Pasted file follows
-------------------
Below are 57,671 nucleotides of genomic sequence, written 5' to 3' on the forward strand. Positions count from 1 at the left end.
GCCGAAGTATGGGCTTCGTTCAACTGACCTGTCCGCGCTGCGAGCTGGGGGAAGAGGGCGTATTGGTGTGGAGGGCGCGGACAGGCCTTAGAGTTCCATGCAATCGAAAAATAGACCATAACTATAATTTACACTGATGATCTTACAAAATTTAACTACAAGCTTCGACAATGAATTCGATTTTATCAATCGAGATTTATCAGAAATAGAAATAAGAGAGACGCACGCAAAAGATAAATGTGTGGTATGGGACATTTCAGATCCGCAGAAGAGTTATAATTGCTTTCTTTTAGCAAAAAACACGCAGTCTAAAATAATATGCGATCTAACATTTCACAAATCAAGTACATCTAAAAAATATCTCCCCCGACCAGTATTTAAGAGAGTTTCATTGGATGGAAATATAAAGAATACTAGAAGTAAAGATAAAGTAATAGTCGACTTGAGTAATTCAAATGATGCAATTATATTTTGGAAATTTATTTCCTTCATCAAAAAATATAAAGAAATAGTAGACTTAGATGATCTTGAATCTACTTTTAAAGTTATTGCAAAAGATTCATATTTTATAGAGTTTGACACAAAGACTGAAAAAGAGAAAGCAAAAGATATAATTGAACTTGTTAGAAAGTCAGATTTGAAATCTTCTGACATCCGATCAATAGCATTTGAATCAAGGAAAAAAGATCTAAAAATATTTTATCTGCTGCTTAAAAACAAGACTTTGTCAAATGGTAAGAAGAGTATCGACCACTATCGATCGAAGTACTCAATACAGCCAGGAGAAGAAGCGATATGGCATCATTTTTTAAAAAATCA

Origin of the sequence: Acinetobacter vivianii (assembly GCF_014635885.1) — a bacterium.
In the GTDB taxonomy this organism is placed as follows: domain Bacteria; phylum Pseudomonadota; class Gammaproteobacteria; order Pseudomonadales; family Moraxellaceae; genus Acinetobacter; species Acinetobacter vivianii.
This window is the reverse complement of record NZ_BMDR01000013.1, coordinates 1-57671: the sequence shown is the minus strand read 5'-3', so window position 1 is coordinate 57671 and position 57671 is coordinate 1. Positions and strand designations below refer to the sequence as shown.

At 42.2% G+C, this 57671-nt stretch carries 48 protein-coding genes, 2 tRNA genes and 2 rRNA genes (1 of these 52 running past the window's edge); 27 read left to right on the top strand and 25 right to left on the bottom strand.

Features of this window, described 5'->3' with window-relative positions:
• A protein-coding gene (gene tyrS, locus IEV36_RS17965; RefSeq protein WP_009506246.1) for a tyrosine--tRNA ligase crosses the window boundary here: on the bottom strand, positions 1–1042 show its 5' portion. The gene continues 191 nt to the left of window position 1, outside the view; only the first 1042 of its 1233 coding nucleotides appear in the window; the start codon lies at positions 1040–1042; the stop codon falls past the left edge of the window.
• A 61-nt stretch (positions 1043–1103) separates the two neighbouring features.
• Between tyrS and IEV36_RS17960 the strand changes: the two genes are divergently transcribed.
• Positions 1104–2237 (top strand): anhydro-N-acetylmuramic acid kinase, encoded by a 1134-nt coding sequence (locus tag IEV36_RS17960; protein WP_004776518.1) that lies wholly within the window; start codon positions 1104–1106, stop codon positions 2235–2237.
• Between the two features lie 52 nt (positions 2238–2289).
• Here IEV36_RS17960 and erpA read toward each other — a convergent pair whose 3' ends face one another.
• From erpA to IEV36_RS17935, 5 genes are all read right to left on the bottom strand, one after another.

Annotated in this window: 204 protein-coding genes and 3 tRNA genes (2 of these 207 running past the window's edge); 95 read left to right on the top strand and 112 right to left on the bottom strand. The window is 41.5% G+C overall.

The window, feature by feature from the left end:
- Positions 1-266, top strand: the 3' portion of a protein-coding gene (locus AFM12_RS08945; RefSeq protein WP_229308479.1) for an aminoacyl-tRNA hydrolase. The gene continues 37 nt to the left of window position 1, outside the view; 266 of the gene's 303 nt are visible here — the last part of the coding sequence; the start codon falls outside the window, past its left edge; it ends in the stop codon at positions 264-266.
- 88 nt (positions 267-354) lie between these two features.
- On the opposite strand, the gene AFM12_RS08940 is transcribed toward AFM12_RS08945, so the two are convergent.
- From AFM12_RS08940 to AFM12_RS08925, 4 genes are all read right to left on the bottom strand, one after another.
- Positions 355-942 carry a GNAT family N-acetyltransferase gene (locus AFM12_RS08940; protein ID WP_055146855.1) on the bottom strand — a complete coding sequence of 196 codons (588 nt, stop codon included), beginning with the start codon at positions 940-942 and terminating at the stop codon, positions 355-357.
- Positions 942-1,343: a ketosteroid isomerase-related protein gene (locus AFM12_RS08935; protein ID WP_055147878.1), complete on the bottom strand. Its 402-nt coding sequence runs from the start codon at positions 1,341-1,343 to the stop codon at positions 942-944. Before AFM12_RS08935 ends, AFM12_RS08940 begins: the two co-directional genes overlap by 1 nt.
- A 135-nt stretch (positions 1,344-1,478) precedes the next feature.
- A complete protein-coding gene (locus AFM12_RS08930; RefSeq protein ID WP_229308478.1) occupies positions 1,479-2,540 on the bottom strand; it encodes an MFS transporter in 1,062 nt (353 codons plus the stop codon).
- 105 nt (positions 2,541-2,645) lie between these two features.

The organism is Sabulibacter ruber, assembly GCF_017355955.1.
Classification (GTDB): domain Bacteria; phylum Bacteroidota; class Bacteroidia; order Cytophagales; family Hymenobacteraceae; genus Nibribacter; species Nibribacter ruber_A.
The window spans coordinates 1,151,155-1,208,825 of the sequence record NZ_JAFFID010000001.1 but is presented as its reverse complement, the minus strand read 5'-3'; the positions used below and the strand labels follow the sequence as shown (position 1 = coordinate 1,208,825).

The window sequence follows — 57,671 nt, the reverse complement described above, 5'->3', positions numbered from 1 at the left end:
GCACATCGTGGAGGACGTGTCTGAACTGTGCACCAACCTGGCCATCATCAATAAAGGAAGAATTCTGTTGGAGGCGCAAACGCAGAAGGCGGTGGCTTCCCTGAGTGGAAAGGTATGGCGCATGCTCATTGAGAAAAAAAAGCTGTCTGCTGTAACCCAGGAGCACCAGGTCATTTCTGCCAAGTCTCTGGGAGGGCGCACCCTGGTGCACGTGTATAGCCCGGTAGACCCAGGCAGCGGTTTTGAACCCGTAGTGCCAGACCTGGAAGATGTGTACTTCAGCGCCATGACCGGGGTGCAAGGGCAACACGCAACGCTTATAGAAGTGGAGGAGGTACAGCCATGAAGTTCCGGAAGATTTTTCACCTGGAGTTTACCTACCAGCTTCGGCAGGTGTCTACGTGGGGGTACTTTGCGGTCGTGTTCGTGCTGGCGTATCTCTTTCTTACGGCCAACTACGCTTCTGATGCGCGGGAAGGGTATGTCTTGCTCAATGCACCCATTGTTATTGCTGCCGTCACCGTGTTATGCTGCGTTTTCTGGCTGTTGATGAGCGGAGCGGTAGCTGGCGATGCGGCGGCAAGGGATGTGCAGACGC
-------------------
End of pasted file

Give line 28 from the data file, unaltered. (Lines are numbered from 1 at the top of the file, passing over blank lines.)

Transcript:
The window spans coordinates 1,151,155-1,208,825 of the sequence record NZ_JAFFID010000001.1 but is presented as its reverse complement, the minus strand read 5'-3'; the positions used below and the strand labels follow the sequence as shown (position 1 = coordinate 1,208,825).